Spend time looking for the right incubator for your startup

Inside Entrepreneurship: Spend time looking for the right incubator for your startup

September 6, 2007 3:25 p.m. PT

Q: Will joining an incubator help my
company raise startup funding faster than if I don’t join? Are
companies that come out of incubators credible to venture funds? What
do I need to watch out for? My partner and I don’t know if paying for
space is a good use of our limited savings.

M.V., Reston, Va.

About 10 years ago I had the privilege of meeting Bernard Goldhirsh,
the founder of Inc. magazine. While most people assume that the
magazine title stood for the abbreviated form of incorporation, to
Bernie, "Inc." was all about "incubation." He incubated a magazine that
helped its readers incubate prosperous companies, too.

the services offered by organizations that call themselves incubators
are quite diverse. Some are for-profit entities, some are bona fide
non-profit organizations and some are entrepreneurial education centers
that operate within universities or municipal government facilities.

the lower end of the service scale are real estate developers who
market their cubicle office space as incubators. Startup entrepreneurs
pay a monthly fee for some office space plus the use of office
equipment, conference rooms and possibly pay-per-project administrative
personnel. These centers can be a good deal for entrepreneurs who work
more productively in an office setting than at home and can build out a
business plan on their own.

Some incubators, also called
"clusters," specialize in supporting entrepreneurs in a particular
field such as biotechnology, the arts, clean technology, food service,
retailing or agriculture. Here, startup entrepreneurs can usually find
mentors and timesaving product development guidance from industry
experts. It’s no surprise that incubators that focus on high-growth,
high-potential-reward technologies are also well equipped to help their
"resident" entrepreneurs raise money from local angel investor
organizations and venture funds.

As you would expect,
acceptance in an incubator varies according to the reputation and
resources offered by the organization. For example, respected
technology oriented incubators that are backed by venture capital
firms, like Seattle-based Accelerator Corp., are highly competitive. To
gain acceptance to elite incubators with state-of-the-art facilities,
entrepreneurs have to submit compelling, detailed business plans and
demonstrate a mature ability to thrive in a collaborative
business-building environment. Thereafter, cash and equity compensation
to the incubator organizers are negotiated based on the operating needs
of the startup.

So how do you know if an incubator is right for your startup? Consider the following.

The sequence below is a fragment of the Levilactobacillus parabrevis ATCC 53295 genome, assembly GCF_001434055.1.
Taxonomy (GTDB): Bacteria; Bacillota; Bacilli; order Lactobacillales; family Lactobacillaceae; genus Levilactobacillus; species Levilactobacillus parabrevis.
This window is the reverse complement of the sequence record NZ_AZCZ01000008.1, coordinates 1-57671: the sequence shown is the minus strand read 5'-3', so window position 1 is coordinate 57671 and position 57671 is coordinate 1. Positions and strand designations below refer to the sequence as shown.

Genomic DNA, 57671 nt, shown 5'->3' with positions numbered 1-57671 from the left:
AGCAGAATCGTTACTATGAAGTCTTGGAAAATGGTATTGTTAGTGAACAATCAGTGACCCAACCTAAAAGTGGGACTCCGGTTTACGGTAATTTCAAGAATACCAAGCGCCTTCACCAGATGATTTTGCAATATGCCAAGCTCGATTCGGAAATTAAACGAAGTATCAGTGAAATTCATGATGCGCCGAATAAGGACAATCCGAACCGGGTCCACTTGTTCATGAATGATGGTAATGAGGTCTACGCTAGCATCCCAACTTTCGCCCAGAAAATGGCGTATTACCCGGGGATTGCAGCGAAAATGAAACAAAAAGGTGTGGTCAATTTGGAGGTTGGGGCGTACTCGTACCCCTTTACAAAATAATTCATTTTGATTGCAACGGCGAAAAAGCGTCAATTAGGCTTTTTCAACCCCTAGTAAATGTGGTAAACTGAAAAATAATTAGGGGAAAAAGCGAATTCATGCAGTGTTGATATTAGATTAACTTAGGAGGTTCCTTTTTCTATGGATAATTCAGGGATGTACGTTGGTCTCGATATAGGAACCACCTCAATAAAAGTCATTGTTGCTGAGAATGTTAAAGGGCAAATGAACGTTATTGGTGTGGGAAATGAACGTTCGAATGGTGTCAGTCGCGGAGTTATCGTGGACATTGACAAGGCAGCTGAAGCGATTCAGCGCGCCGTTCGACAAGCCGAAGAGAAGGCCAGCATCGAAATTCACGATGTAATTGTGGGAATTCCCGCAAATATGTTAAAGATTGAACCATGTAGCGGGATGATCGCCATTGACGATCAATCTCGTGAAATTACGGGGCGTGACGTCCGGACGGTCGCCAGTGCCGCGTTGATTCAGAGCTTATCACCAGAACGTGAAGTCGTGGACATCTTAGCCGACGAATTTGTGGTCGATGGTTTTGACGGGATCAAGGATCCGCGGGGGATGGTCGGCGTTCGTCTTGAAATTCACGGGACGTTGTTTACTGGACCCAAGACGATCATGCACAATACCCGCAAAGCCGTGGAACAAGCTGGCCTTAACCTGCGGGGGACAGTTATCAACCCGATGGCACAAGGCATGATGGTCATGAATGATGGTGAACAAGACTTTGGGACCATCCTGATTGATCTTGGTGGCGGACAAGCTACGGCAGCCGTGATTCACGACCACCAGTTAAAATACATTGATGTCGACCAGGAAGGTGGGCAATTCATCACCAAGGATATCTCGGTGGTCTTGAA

• As
    a partnership-based startup, I would hold off signing incubator leases
    until your business plan is fully developed and you know you can work
    effectively as partners. Contact your local Small Business
    Administration office for a list of local universities, municipal
    business development centers and SCORE offices that offer free or
    low-cost business-planning support services.
  • As
    much as the more respectable incubators will ask questions about you,
    ask questions about the incubator in return. Sign up only if the
    services offered match your current needs.
  • Be
    wary of incubators that have a financial interest in too many business
    support services such as accounting, Web design, advertising, computer
    sales, etc., or contractually require you to use their preferred
    service vendors.

    Lastly, you have asked if you can count on an
    incubator to help you raise money. It is my view that entrepreneurs who
    hand over fundraising leadership to brokers, incubators or board
    members rarely raise money for their enterprise. Sure, you can solicit
    fundraising advice, but only a business founder like you can speak for
    a new company. In all critical business-building jobs like fundraising,
    you will always own the responsibility.

  • Susan Schreter writes about startup planning and
    small-business financing for the Seattle P-I. She has an investment
    banking and buyout background and serves as a coach to entrepreneurs
    and consultant to corporations. Find more Inside Entrepreneurship
    columns at seattlepi.com/venture. Send questions about small-business
    management or raising money for your business to susan@insideentrepreneurship.com or by mail to Inside Entrepreneurship, c/o Seattle Post-Intelligencer Business Section, 101 Elliott Ave. W., Seattle, WA 98119.

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